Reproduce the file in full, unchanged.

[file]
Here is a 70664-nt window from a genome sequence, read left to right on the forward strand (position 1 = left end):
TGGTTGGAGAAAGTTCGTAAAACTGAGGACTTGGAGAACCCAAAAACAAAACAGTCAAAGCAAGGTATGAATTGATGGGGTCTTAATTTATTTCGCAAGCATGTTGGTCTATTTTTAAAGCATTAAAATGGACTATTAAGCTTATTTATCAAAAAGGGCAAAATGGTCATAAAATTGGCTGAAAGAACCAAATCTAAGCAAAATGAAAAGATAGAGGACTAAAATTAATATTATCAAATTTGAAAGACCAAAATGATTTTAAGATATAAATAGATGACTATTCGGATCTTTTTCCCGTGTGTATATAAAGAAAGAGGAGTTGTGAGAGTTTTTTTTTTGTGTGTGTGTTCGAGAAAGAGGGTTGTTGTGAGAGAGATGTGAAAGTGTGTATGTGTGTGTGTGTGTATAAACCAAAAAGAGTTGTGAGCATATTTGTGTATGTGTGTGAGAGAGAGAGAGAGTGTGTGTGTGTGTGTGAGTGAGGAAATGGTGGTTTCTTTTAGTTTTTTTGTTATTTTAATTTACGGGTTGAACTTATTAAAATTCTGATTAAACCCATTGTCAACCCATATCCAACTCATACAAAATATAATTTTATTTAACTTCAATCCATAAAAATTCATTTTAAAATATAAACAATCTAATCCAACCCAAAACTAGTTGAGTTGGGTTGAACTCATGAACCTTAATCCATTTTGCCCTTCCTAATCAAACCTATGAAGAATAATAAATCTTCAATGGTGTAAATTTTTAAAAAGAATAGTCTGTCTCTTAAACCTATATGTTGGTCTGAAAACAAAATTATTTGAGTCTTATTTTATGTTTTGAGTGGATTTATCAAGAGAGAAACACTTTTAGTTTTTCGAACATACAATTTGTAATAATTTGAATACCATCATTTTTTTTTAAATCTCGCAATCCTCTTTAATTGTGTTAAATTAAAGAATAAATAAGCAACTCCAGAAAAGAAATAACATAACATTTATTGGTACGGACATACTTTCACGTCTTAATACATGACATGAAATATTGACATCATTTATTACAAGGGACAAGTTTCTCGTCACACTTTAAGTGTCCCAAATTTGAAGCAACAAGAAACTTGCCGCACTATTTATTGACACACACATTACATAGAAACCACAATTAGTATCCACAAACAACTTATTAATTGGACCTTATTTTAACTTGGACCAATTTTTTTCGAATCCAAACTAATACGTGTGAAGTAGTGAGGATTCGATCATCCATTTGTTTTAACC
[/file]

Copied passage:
Here is a 70664-nt window from a genome sequence, read left to right on the forward strand (position 1 = left end):
TGGTTGGAGAAAGTTCGTAAAACTGAGGACTTGGAGAACCCAAAAACAAAACAGTCAAAGCAAGGTATGAATTGATGGGGTCTTAATTTATTTCGCAAGCATGTTGGTCTATTTTTAAAGCATTAAAATGGACTATTAAGCTTATTTATCAAAAAGGGCAAAATGGTCATAAAATTGGCTGAAAGAACCAAATCTAAGCAAAATGAAAAGATAGAGGACTAAAATTAATATTATCAAATTTGAAAGACCAAAATGATTTTAAGATATAAATAGATGACTATTCGGATCTTTTTCCCGTGTGTATATAAAGAAAGAGGAGTTGTGAGAGTTTTTTTTTTGTGTGTGTGTTCGAGAAAGAGGGTTGTTGTGAGAGAGATGTGAAAGTGTGTATGTGTGTGTGTGTGTATAAACCAAAAAGAGTTGTGAGCATATTTGTGTATGTGTGTGAGAGAGAGAGAGAGTGTGTGTGTGTGTGTGAGTGAGGAAATGGTGGTTTCTTTTAGTTTTTTTGTTATTTTAATTTACGGGTTGAACTTATTAAAATTCTGATTAAACCCATTGTCAACCCATATCCAACTCATACAAAATATAATTTTATTTAACTTCAATCCATAAAAATTCATTTTAAAATATAAACAATCTAATCCAACCCAAAACTAGTTGAGTTGGGTTGAACTCATGAACCTTAATCCATTTTGCCCTTCCTAATCAAACCTATGAAGAATAATAAATCTTCAATGGTGTAAATTTTTAAAAAGAATAGTCTGTCTCTTAAACCTATATGTTGGTCTGAAAACAAAATTATTTGAGTCTTATTTTATGTTTTGAGTGGATTTATCAAGAGAGAAACACTTTTAGTTTTTCGAACATACAATTTGTAATAATTTGAATACCATCATTTTTTTTTAAATCTCGCAATCCTCTTTAATTGTGTTAAATTAAAGAATAAATAAGCAACTCCAGAAAAGAAATAACATAACATTTATTGGTACGGACATACTTTCACGTCTTAATACATGACATGAAATATTGACATCATTTATTACAAGGGACAAGTTTCTCGTCACACTTTAAGTGTCCCAAATTTGAAGCAACAAGAAACTTGCCGCACTATTTATTGACACACACATTACATAGAAACCACAATTAGTATCCACAAACAACTTATTAATTGGACCTTATTTTAACTTGGACCAATTTTTTTCGAATCCAAACTAATACGTGTGAAGTAGTGAGGATTCGATCATCCATTTGTTTTAACC